CAA approves controlled airspace for Southend

- London, UK.

The UK Civil Aviation Authority (CAA) has today confirmed its approval of a request from London Southend Airport to establish controlled airspace (CAS) around the airport. However, the extent of the CAS original requested has been reduced following assessment work carried out by the CAA.

Southend’s new airspace will be Class D, allowing access on request to transiting general aviation aircraft. It will feature a control zone (CTR) around the airport itself from surface up to 3,500ft, and a larger control area (CTA) from 1,500ft to 3,500ft. The airspace will become operational on 2 April 2015.

The CAA agreed with the Airport that the measure was necessary to further enhance the protection given to commercial air transport flights into and out of Southend. The number of airprox incidents in the vicinity of the airport has increased in recent years – including two category A incidents, the most serious. Alternatives to controlled airspace, such as establishing a Radio Mandatory Zone (RMZ) around the airport, were considered, but a trial RMZ running since the second half of 2014 has proved not to be an appropriate long-term solution in this instance.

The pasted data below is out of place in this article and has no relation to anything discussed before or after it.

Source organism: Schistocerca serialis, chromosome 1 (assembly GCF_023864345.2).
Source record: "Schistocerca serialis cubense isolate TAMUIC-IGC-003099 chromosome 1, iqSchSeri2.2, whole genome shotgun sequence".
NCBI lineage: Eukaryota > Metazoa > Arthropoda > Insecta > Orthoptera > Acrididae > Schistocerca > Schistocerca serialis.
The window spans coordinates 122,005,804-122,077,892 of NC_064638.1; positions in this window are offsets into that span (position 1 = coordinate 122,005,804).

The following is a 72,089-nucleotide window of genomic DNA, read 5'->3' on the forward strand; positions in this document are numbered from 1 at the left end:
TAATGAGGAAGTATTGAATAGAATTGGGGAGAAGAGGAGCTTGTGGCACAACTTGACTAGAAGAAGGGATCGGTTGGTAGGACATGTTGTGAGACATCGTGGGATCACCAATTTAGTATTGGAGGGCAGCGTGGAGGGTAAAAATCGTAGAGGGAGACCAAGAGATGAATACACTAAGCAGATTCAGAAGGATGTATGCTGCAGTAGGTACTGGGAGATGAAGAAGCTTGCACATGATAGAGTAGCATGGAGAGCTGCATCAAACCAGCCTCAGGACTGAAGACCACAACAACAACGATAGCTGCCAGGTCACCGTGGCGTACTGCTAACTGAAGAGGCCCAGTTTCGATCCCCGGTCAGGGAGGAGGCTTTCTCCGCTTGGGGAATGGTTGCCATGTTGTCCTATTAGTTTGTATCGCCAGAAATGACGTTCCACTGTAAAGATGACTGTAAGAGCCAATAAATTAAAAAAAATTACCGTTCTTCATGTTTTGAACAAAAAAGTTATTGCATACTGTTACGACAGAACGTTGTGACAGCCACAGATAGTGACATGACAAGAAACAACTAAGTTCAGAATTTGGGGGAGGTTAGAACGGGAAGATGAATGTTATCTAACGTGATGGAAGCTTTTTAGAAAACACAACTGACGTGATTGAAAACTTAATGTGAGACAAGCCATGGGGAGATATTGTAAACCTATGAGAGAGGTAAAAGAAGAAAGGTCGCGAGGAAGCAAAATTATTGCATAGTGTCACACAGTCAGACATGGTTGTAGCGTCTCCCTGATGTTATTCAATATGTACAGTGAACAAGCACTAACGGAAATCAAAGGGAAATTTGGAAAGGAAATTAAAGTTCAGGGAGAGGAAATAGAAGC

London Southend Airport, which currently sits within Class G airspace, has seen a significant increase in commercial air transport movements in the last three years. In accordance with the CAA's airspace change process, the Airport launched a consultation on establishing CAS with the general aviation community and the aviation industry, before submitting its proposal to the CAA.  

Mark Swan, Director of the CAA’s Safety and Airspace Regulation Group, said: “The new arrangements at Southend will safely support the airport's increased commercial air transport operations, whilst minimising as far as possible the impact on other airspace users. Ultimately, this is a very busy piece of airspace, used by a wide range of aircraft, and we have to be sure that the safety of airline passengers is given absolute priority.”  

The new airspace will be reviewed six months after implementation to ensure that it is working as anticipated.

The full decision including charts has also been published by the CAA. 

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